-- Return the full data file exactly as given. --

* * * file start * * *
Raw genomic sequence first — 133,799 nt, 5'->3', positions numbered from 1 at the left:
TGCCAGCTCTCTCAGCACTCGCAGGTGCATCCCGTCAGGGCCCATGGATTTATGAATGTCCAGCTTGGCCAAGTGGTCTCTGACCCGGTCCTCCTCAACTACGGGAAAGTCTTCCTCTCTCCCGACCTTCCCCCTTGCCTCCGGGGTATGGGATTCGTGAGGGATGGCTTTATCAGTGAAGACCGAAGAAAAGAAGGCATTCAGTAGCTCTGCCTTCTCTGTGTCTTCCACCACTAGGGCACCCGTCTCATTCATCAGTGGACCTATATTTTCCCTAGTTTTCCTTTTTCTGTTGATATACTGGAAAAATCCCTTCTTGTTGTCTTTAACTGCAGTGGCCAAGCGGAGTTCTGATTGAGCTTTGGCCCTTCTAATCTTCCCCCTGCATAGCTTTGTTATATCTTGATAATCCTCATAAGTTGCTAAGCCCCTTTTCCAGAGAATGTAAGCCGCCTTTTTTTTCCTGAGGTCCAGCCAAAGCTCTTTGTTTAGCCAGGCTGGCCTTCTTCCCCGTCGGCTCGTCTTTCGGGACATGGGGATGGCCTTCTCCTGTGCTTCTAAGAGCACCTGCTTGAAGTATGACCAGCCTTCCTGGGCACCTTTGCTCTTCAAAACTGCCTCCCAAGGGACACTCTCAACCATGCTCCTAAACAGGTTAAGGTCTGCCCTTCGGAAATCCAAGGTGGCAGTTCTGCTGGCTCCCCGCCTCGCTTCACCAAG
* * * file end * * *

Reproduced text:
Raw genomic sequence first — 133,799 nt, 5'->3', positions numbered from 1 at the left:
TGCCAGCTCTCTCAGCACTCGCAGGTGCATCCCGTCAGGGCCCATGGATTTATGAATGTCCAGCTTGGCCAAGTGGTCTCTGACCCGGTCCTCCTCAACTACGGGAAAGTCTTCCTCTCTCCCGACCTTCCCCCTTGCCTCCGGGGTATGGGATTCGTGAGGGATGGCTTTATCAGTGAAGACCGAAGAAAAGAAGGCATTCAGTAGCTCTGCCTTCTCTGTGTCTTCCACCACTAGGGCACCCGTCTCATTCATCAGTGGACCTATATTTTCCCTAGTTTTCCTTTTTCTGTTGATATACTGGAAAAATCCCTTCTTGTTGTCTTTAACTGCAGTGGCCAAGCGGAGTTCTGATTGAGCTTTGGCCCTTCTAATCTTCCCCCTGCATAGCTTTGTTATATCTTGATAATCCTCATAAGTTGCTAAGCCCCTTTTCCAGAGAATGTAAGCCGCCTTTTTTTTCCTGAGGTCCAGCCAAAGCTCTTTGTTTAGCCAGGCTGGCCTTCTTCCCCGTCGGCTCGTCTTTCGGGACATGGGGATGGCCTTCTCCTGTGCTTCTAAGAGCACCTGCTTGAAGTATGACCAGCCTTCCTGGGCACCTTTGCTCTTCAAAACTGCCTCCCAAGGGACACTCTCAACCATGCTCCTAAACAGGTTAAGGTCTGCCCTTCGGAAATCCAAGGTGGCAGTTCTGCTGGCTCCCCGCCTCGCTTCACCAAG